56-year-old, Arizona-based Dean DeSantis and his wife, Theresa, built their initial business decades ago now in part in the well-known “Witches Inn” 1985 Peterbilt 359 in which Theresa hauls to this day, leased to Long Haul Trucking. Dean, however, when they sold that initial, hazardous-waste-hauling business, went to work for the company that bought them out, spending upward of two decades with them.
I met Dean DeSantis on the site of the Guilty By Association Truck Show in Joplin, Mo., last month, and DeSantis remarked upon a verity of such an owner-operator-heavy show in the process of showing off the truck he’s put together most recently and plans to haul flatbed in himself come Spring 2018: “In the world of everybody building gliders, I’m a guy who kind of cuts across the grain a little bit,” he says. Having helped manage the hazardous-waste “corporate world” fleet he’s been working for over decades now, he’s seen what he says is marked improvement in reliability and more in engines, particularly those built in the last two years.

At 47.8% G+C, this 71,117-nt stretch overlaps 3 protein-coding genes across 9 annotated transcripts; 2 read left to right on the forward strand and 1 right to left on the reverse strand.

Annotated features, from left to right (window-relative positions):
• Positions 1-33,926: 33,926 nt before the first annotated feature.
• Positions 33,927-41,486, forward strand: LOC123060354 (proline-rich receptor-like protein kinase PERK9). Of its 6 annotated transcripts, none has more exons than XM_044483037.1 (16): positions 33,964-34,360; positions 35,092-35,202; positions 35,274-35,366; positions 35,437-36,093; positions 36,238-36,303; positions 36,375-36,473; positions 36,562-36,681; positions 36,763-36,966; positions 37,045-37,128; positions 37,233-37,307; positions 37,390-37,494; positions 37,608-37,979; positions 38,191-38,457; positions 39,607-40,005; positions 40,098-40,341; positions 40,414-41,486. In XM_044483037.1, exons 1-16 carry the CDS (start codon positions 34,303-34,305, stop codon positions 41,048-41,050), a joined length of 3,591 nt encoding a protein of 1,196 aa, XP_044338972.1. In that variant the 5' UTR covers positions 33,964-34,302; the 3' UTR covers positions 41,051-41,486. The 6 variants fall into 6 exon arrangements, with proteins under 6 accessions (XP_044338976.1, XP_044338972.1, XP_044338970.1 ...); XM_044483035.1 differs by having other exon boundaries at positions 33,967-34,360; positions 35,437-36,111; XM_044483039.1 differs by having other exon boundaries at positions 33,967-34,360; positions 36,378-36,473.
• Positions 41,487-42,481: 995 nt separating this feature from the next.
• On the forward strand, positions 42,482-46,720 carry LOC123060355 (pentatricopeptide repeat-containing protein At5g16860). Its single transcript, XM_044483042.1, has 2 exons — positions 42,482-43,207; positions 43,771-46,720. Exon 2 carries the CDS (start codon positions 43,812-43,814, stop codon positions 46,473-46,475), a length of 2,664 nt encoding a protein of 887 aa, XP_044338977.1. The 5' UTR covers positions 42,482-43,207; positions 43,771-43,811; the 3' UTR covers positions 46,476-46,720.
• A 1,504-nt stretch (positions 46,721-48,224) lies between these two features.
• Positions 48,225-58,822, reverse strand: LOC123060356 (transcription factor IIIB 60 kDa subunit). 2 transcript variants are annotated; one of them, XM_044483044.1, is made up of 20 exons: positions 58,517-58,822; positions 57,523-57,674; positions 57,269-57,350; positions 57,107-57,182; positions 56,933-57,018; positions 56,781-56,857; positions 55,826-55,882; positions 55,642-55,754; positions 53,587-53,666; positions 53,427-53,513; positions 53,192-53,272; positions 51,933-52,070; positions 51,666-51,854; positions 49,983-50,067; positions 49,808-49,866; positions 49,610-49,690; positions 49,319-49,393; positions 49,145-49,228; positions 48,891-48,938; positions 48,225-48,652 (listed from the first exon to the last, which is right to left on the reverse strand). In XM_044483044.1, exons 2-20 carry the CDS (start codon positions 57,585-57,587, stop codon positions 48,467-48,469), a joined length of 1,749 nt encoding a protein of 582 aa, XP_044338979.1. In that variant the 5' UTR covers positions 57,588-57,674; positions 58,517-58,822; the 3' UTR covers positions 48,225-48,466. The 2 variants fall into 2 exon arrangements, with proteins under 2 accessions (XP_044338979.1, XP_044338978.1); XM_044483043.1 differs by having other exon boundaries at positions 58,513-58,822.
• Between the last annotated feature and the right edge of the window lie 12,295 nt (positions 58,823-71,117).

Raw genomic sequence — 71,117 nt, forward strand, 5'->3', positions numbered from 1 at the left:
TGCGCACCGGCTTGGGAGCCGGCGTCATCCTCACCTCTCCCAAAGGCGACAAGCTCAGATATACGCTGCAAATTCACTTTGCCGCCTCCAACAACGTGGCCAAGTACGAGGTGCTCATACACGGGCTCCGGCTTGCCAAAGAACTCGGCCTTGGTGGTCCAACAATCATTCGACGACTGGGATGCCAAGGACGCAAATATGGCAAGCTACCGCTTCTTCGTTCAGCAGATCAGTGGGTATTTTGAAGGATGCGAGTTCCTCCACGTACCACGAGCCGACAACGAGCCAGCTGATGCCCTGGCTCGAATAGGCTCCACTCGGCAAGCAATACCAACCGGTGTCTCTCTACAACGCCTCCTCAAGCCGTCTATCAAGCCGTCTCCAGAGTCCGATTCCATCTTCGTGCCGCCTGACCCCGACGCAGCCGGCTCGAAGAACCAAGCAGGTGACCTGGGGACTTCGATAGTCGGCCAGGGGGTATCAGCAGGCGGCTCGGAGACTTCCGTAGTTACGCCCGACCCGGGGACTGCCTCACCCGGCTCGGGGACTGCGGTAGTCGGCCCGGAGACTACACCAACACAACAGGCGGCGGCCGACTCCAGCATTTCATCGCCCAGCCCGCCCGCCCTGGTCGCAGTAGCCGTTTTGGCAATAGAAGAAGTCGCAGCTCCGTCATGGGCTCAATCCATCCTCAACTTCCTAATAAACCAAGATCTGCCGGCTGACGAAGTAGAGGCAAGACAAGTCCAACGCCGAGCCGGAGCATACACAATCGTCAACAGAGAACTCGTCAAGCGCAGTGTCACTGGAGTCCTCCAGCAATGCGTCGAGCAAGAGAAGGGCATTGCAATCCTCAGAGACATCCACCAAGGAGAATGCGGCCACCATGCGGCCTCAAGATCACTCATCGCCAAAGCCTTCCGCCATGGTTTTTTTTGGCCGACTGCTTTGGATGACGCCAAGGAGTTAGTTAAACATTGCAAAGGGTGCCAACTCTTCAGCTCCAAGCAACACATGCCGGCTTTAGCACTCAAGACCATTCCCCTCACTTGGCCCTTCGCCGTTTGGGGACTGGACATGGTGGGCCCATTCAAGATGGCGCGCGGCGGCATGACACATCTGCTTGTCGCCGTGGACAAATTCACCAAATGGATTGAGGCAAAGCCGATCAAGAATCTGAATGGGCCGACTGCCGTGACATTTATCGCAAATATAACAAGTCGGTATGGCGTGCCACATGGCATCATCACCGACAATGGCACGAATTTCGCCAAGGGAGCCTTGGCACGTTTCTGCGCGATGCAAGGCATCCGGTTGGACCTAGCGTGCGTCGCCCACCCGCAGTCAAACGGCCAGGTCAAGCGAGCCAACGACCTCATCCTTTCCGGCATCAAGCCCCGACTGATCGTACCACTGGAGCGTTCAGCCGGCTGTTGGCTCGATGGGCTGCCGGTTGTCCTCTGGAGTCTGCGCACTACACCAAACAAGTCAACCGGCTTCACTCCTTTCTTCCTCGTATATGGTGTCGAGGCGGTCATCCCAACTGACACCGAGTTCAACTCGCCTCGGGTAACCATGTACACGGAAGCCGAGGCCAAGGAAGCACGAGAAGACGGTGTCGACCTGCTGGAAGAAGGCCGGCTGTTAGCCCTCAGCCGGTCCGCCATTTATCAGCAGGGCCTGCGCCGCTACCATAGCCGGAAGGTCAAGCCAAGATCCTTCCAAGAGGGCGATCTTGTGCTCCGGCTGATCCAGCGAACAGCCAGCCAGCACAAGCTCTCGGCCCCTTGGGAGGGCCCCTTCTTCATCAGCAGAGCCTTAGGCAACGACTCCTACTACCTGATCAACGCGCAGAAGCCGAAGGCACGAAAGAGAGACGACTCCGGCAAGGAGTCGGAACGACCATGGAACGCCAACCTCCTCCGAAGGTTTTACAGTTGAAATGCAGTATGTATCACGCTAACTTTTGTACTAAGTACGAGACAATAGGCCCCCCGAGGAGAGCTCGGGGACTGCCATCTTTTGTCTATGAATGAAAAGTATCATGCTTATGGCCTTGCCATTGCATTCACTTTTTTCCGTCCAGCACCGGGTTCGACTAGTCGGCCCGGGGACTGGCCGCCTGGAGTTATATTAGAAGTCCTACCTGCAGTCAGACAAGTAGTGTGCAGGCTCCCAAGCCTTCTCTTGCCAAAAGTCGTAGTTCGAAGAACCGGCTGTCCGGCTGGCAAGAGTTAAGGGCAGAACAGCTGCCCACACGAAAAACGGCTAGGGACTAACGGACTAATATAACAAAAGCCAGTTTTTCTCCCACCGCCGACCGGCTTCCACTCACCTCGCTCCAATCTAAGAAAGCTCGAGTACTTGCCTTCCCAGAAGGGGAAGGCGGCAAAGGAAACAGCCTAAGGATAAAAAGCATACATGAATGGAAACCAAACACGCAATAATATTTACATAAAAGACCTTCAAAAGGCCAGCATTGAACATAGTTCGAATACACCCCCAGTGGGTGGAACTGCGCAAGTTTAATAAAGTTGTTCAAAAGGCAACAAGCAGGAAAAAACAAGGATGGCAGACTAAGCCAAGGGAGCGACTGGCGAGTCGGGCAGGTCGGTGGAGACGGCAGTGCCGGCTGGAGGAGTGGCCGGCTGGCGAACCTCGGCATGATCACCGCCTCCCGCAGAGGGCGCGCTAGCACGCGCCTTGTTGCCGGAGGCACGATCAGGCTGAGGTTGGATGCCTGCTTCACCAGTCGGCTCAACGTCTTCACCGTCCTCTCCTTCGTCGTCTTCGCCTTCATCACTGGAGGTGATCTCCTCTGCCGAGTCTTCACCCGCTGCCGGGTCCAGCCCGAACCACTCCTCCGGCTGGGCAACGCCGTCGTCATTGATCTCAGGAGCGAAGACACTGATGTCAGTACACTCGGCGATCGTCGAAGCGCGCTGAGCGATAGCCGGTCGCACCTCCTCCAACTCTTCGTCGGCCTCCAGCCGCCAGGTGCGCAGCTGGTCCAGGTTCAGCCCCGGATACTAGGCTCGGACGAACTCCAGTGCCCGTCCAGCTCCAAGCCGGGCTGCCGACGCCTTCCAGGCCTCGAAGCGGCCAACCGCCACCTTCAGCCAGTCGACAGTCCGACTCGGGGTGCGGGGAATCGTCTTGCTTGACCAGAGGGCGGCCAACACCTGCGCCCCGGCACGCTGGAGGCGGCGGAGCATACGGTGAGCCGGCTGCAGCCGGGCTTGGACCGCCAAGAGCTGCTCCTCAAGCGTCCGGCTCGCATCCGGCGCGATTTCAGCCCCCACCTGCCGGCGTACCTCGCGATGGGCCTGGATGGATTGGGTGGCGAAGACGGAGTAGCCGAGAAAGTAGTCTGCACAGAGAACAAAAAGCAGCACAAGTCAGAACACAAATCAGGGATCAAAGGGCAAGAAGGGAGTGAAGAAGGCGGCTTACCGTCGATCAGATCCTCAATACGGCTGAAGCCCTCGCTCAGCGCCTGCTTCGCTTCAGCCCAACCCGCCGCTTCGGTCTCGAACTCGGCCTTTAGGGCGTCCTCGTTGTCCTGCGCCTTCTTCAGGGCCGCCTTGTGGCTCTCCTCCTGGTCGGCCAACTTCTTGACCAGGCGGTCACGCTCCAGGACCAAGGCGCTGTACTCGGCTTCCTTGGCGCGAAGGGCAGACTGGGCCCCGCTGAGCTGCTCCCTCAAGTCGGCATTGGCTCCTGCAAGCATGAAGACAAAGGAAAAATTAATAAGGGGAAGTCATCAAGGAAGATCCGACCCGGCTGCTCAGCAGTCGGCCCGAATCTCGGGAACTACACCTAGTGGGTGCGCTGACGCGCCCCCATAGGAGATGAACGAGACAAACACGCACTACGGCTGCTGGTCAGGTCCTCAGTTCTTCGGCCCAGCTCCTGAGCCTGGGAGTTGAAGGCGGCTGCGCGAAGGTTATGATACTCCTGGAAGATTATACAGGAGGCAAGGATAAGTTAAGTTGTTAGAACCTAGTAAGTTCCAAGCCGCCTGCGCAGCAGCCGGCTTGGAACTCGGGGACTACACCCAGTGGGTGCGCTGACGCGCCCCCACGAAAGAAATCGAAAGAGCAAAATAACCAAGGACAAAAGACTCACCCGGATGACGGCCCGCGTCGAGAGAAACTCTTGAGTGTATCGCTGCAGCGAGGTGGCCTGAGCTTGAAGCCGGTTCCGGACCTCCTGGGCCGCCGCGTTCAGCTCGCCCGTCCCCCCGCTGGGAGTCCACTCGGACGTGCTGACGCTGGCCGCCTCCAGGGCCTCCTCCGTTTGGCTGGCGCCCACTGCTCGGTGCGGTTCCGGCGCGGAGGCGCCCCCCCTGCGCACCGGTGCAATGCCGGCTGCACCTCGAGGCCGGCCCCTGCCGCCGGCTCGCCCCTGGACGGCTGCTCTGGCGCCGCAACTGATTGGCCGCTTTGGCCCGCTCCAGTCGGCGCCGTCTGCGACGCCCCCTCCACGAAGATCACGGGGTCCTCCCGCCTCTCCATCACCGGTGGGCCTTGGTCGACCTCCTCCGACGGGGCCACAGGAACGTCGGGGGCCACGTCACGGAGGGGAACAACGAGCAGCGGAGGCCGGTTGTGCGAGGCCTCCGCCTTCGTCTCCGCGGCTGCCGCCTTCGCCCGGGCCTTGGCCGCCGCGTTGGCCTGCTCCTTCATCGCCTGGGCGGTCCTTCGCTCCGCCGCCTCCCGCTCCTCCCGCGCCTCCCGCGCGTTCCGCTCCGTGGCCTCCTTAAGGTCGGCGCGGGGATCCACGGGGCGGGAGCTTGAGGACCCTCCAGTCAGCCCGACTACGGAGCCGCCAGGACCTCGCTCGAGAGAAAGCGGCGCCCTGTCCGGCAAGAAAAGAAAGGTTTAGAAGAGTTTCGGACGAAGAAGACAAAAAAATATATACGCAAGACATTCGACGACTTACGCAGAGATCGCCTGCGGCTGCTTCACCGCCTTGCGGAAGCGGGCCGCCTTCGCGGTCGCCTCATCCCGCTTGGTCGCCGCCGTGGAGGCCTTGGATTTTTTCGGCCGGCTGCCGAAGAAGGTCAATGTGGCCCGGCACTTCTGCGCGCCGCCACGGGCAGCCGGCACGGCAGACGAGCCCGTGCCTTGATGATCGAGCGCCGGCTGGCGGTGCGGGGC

When he made the decision — a “career gamble” of a fashion, he says — to begin prepping to return to the road himself, he spec’d this 2018 Peterbilt 389 with the 510-hp Paccar engine, in a sense hoping to show the way for younger operators coming into the business toward new equipment. “2010-’12 I had my own trials and tribulations” with that era of equipment, he says in the video up top.
But “with this updated engine, a 2018 model, with the one canister” design of the diesel particulate filter/selective catalytic reduction system, “I’m walking around here yesterday and everybody’s talking about deleting their DPFs and getting away from emissions, and I’m trying to do the opposite. I’m trying to show people that in today’s world, I think we’ve got to embrace it.”
Embracing it, in part, also means learning it and controlling it. “Trucks built in 2017 and ’18 now,” he says, “are really much, much improved.”
Provided, he says, the “stupid stuff,” ancillary parts of the entire power system like sensors and wiring harnesses, don’t prove to be problematic longer-term.
In any case, take a run through some of the details of his power unit, which he took delivery of last fall in preparation for outfitting it with its 124-inch ARI sleeper later in Spring of 2018, after which Truck Rods at Peterbilt of Joplin laid on the paint scheme and other of the pieces.
A little more about the truck that’s not in the video follows in photo captions below.